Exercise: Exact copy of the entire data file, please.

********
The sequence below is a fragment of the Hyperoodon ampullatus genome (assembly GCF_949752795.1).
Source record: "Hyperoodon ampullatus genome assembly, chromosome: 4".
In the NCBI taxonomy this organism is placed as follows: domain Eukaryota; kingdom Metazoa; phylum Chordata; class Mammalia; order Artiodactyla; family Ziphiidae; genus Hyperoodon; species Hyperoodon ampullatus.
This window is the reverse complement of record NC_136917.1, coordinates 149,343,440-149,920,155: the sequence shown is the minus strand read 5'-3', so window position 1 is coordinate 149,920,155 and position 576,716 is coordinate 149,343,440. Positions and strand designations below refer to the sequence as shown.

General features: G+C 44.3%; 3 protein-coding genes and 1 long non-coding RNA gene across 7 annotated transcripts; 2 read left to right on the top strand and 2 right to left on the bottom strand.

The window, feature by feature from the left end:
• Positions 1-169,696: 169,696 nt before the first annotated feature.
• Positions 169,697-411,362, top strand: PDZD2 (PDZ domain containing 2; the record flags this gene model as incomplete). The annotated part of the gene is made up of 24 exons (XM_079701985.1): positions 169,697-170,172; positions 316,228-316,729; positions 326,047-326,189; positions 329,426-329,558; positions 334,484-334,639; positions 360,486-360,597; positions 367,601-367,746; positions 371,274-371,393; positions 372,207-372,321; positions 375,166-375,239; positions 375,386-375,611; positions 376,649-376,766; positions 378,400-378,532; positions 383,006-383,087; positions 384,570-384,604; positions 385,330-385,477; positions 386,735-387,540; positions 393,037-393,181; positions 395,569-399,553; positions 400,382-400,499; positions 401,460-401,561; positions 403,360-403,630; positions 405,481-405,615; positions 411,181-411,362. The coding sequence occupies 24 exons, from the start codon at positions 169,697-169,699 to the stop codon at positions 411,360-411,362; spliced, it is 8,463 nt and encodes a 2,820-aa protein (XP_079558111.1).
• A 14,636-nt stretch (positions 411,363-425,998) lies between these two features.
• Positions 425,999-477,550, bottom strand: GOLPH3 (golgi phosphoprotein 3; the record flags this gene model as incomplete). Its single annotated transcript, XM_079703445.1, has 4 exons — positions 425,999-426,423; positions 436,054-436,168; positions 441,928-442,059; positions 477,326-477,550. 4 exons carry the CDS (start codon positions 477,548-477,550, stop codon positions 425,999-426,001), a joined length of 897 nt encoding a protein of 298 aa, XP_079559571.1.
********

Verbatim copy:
The sequence below is a fragment of the Hyperoodon ampullatus genome (assembly GCF_949752795.1).
Source record: "Hyperoodon ampullatus genome assembly, chromosome: 4".
In the NCBI taxonomy this organism is placed as follows: domain Eukaryota; kingdom Metazoa; phylum Chordata; class Mammalia; order Artiodactyla; family Ziphiidae; genus Hyperoodon; species Hyperoodon ampullatus.
This window is the reverse complement of record NC_136917.1, coordinates 149,343,440-149,920,155: the sequence shown is the minus strand read 5'-3', so window position 1 is coordinate 149,920,155 and position 576,716 is coordinate 149,343,440. Positions and strand designations below refer to the sequence as shown.

General features: G+C 44.3%; 3 protein-coding genes and 1 long non-coding RNA gene across 7 annotated transcripts; 2 read left to right on the top strand and 2 right to left on the bottom strand.

The window, feature by feature from the left end:
• Positions 1-169,696: 169,696 nt before the first annotated feature.
• Positions 169,697-411,362, top strand: PDZD2 (PDZ domain containing 2; the record flags this gene model as incomplete). The annotated part of the gene is made up of 24 exons (XM_079701985.1): positions 169,697-170,172; positions 316,228-316,729; positions 326,047-326,189; positions 329,426-329,558; positions 334,484-334,639; positions 360,486-360,597; positions 367,601-367,746; positions 371,274-371,393; positions 372,207-372,321; positions 375,166-375,239; positions 375,386-375,611; positions 376,649-376,766; positions 378,400-378,532; positions 383,006-383,087; positions 384,570-384,604; positions 385,330-385,477; positions 386,735-387,540; positions 393,037-393,181; positions 395,569-399,553; positions 400,382-400,499; positions 401,460-401,561; positions 403,360-403,630; positions 405,481-405,615; positions 411,181-411,362. The coding sequence occupies 24 exons, from the start codon at positions 169,697-169,699 to the stop codon at positions 411,360-411,362; spliced, it is 8,463 nt and encodes a 2,820-aa protein (XP_079558111.1).
• A 14,636-nt stretch (positions 411,363-425,998) lies between these two features.
• Positions 425,999-477,550, bottom strand: GOLPH3 (golgi phosphoprotein 3; the record flags this gene model as incomplete). Its single annotated transcript, XM_079703445.1, has 4 exons — positions 425,999-426,423; positions 436,054-436,168; positions 441,928-442,059; positions 477,326-477,550. 4 exons carry the CDS (start codon positions 477,548-477,550, stop codon positions 425,999-426,001), a joined length of 897 nt encoding a protein of 298 aa, XP_079559571.1.